Most people can be treated with antibiotics, i.e. decongestants, antihistamines, and saline sprays, although surgery is an option if pharmaceuticals prove to be ineffective. Other factors such as a deviated septum may necessitate surgical treatment.
Sinus surgery is usually performed to enlarge the openings that drain the sinuses. A patient may choose surgery if other treatments (i.e. medications, nasal sprays, humidifiers, etc.) have failed to alleviate chronic sinus conditions.
Types of Sinus Surgery
Endoscopic Sinus Surgery
The doctor uses a thin fiber-optic tube to examine the openings of the sinuses and remove abnormal or obstructive tissue.
Combines CT scans with endoscopic surgery
Usually, these procedures are performed on an outpatient basis. Recovery may include congestion and discomfort.
Nasal Allergies FAQs
There are 4 pairs of sinuses, ethmoid, maxillary, sphenoid, and frontal. In about 5% of cases, the frontal sinuses are underdeveloped.
Mucous membranes that line the sinuses filter, warm and humidify the air we breath.
Sinusitis is caused by viruses, bacteria, and in rare cases, fungi. The infection causes inflammation, which leads to the production of more mucous.
Most sinus infections are caused by viruses and are referred to as ‘colds’. Beneficial treatment includes hydration, decongestants, and saline sprays or irrigation. If the infection is caused by bacteria, treatment with an antibiotic may be necessary.
To read more about how Nasal Surgery relieves Chronic Headaches
Sinusitis and Sinus Headache
Disorders of the sinuses are diagnosed and treated after a careful history is taken and an examination performed. Our conservative approach to the treatment of sinusitis will initially include medication, and if appropriate, allergy treatment. If conservative measures fail to adequately treat a patient’s chronic condition, a CT scan of the sinuses will be requested to diagnose structural blockages and/or polyps obstructing the sinus outflow tracts. If surgery is indicated, the most minimally invasive technique will be utilized, including balloon sinuplasty, endoscopic sinus surgery, and computer image-guided sinus surgery.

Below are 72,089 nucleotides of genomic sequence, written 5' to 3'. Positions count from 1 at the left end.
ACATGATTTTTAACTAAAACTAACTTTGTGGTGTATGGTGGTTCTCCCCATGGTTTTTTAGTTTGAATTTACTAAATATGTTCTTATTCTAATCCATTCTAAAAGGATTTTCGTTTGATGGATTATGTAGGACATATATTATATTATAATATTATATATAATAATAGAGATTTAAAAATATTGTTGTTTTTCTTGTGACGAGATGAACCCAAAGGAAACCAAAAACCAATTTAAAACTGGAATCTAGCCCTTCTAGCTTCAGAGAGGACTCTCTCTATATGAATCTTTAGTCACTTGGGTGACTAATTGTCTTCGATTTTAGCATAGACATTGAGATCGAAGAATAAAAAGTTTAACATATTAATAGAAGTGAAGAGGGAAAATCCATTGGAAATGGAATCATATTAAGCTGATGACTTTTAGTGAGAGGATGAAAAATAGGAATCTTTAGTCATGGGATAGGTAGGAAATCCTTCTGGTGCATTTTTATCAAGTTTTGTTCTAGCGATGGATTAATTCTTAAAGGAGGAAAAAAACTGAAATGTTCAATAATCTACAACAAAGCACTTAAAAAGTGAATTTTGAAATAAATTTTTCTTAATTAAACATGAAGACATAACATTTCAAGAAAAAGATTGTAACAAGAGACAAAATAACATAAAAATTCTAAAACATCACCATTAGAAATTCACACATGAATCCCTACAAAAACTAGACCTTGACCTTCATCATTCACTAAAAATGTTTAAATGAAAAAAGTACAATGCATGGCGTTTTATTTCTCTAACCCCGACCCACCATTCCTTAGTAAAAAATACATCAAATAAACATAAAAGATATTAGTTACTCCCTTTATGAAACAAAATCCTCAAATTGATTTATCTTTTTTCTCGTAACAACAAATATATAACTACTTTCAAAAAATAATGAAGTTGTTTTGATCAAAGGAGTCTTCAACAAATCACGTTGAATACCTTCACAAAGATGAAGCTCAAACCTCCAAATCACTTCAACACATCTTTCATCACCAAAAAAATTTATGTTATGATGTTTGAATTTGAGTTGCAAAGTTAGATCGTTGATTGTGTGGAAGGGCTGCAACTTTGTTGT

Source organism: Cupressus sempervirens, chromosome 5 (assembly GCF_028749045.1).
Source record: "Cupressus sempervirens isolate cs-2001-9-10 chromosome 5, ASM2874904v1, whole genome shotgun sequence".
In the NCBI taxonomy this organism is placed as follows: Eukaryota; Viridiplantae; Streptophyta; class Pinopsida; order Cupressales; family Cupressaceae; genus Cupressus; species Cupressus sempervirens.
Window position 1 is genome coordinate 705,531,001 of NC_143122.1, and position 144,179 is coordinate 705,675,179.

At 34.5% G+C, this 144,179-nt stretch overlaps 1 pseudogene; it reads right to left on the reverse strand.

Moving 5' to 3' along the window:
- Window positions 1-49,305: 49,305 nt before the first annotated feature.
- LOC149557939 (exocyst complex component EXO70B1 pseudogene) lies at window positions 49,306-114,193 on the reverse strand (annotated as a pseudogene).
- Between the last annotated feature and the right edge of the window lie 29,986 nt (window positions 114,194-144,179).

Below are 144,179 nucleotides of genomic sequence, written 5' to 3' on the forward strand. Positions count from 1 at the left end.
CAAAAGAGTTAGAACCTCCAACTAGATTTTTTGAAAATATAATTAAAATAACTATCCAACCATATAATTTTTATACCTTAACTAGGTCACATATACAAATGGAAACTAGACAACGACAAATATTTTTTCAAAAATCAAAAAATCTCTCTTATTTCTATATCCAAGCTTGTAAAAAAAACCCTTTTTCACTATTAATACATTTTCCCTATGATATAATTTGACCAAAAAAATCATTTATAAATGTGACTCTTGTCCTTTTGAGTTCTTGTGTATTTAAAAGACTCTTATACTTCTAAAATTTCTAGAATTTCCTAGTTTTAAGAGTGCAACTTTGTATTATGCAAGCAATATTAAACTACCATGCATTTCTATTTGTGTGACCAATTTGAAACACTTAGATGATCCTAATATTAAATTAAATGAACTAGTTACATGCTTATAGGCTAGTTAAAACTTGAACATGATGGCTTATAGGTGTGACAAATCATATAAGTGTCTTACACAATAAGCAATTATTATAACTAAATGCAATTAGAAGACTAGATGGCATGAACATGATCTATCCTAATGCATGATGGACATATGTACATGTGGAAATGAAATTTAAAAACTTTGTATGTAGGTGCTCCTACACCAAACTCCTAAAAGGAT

Sinusitis is a condition that refers to an inflammation of the lining within the paranasal sinuses.
What causes Sinusitis?
Sinusitis is usually caused by bacteria, a virus, or allergies.
What are the symptoms of Sinusitis?
Sinusitis can be classified by location:
- Maxillary – which causes pain or pressure in the cheek area;
- Frontal- which causes pain or pressure above and behind the eyes;
- Ethmoid – which causes pain or pressure between or behind the eyes; and
- Sphenoid- which causes pain or pressure behind the eyes.
Chronic sinusitis occurs when inflammation of the mucous membranes lasts for more than 3 months.
Symptoms of chronic sinusitis include persistent nasal congestion, facial pressure, headaches, nasal discharge, postnasal drip, cough, and a reduced sense of smell.
Ear, nose and throat specialists use an endoscope to examine the inside of the nose and sinuses. A CT scan may be indicated to look for structural issues affecting the drainage of the sinuses.
Treatment may include antibiotics, sometimes for prolonged periods, nasal steroid sprays, saline nasal irrigation, and oral steroids. In some cases, a procedure to ‘open’ and drain the sinuses may be necessary.